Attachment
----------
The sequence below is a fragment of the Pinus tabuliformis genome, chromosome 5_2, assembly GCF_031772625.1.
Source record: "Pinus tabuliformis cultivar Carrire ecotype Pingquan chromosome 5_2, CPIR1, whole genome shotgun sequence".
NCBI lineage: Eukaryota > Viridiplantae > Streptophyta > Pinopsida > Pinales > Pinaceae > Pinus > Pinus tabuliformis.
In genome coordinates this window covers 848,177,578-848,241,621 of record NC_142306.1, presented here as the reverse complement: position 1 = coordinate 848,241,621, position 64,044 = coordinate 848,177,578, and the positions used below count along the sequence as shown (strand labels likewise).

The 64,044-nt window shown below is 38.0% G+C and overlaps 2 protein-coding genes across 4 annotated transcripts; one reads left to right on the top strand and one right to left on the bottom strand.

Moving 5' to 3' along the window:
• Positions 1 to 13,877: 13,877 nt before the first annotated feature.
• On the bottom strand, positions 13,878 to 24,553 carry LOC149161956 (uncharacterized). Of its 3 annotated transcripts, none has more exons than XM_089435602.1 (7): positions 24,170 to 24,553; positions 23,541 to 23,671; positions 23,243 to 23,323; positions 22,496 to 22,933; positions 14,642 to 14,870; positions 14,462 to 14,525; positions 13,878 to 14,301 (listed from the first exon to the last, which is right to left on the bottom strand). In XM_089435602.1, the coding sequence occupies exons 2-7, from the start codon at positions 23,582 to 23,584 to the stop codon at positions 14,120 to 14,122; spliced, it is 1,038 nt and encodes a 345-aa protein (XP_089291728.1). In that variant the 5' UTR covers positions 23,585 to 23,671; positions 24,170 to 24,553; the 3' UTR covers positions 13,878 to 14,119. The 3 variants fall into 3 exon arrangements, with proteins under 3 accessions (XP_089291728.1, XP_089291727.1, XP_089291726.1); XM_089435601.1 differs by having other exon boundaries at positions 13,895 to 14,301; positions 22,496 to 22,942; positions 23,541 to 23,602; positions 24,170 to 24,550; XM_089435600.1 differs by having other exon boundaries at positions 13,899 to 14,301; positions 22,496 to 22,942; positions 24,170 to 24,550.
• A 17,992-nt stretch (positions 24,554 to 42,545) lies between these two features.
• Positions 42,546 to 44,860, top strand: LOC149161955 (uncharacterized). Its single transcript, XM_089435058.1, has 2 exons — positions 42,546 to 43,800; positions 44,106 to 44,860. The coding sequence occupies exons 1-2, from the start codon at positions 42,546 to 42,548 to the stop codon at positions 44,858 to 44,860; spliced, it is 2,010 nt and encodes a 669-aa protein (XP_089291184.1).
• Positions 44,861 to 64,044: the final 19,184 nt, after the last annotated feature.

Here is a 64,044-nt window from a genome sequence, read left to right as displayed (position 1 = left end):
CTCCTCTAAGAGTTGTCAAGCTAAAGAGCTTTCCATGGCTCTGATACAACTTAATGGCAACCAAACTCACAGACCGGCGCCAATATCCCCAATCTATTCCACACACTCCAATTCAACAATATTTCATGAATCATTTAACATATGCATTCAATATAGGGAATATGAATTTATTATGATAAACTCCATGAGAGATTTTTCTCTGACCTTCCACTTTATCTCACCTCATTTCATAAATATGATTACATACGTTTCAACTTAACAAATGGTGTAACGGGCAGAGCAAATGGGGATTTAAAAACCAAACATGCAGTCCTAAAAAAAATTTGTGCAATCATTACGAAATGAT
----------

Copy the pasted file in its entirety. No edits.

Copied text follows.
The sequence below is a fragment of the Pinus tabuliformis genome, chromosome 5_2, assembly GCF_031772625.1.
Source record: "Pinus tabuliformis cultivar Carrire ecotype Pingquan chromosome 5_2, CPIR1, whole genome shotgun sequence".
NCBI lineage: Eukaryota > Viridiplantae > Streptophyta > Pinopsida > Pinales > Pinaceae > Pinus > Pinus tabuliformis.
In genome coordinates this window covers 848,177,578-848,241,621 of record NC_142306.1, presented here as the reverse complement: position 1 = coordinate 848,241,621, position 64,044 = coordinate 848,177,578, and the positions used below count along the sequence as shown (strand labels likewise).

The 64,044-nt window shown below is 38.0% G+C and overlaps 2 protein-coding genes across 4 annotated transcripts; one reads left to right on the top strand and one right to left on the bottom strand.

Moving 5' to 3' along the window:
• Positions 1 to 13,877: 13,877 nt before the first annotated feature.
• On the bottom strand, positions 13,878 to 24,553 carry LOC149161956 (uncharacterized). Of its 3 annotated transcripts, none has more exons than XM_089435602.1 (7): positions 24,170 to 24,553; positions 23,541 to 23,671; positions 23,243 to 23,323; positions 22,496 to 22,933; positions 14,642 to 14,870; positions 14,462 to 14,525; positions 13,878 to 14,301 (listed from the first exon to the last, which is right to left on the bottom strand). In XM_089435602.1, the coding sequence occupies exons 2-7, from the start codon at positions 23,582 to 23,584 to the stop codon at positions 14,120 to 14,122; spliced, it is 1,038 nt and encodes a 345-aa protein (XP_089291728.1). In that variant the 5' UTR covers positions 23,585 to 23,671; positions 24,170 to 24,553; the 3' UTR covers positions 13,878 to 14,119. The 3 variants fall into 3 exon arrangements, with proteins under 3 accessions (XP_089291728.1, XP_089291727.1, XP_089291726.1); XM_089435601.1 differs by having other exon boundaries at positions 13,895 to 14,301; positions 22,496 to 22,942; positions 23,541 to 23,602; positions 24,170 to 24,550; XM_089435600.1 differs by having other exon boundaries at positions 13,899 to 14,301; positions 22,496 to 22,942; positions 24,170 to 24,550.
• A 17,992-nt stretch (positions 24,554 to 42,545) lies between these two features.
• Positions 42,546 to 44,860, top strand: LOC149161955 (uncharacterized). Its single transcript, XM_089435058.1, has 2 exons — positions 42,546 to 43,800; positions 44,106 to 44,860. The coding sequence occupies exons 1-2, from the start codon at positions 42,546 to 42,548 to the stop codon at positions 44,858 to 44,860; spliced, it is 2,010 nt and encodes a 669-aa protein (XP_089291184.1).
• Positions 44,861 to 64,044: the final 19,184 nt, after the last annotated feature.

Here is a 64,044-nt window from a genome sequence, read left to right as displayed (position 1 = left end):
CTCCTCTAAGAGTTGTCAAGCTAAAGAGCTTTCCATGGCTCTGATACAACTTAATGGCAACCAAACTCACAGACCGGCGCCAATATCCCCAATCTATTCCACACACTCCAATTCAACAATATTTCATGAATCATTTAACATATGCATTCAATATAGGGAATATGAATTTATTATGATAAACTCCATGAGAGATTTTTCTCTGACCTTCCACTTTATCTCACCTCATTTCATAAATATGATTACATACGTTTCAACTTAACAAATGGTGTAACGGGCAGAGCAAATGGGGATTTAAAAACCAAACATGCAGTCCTAAAAAAAATTTGTGCAATCATTACGAAATGAT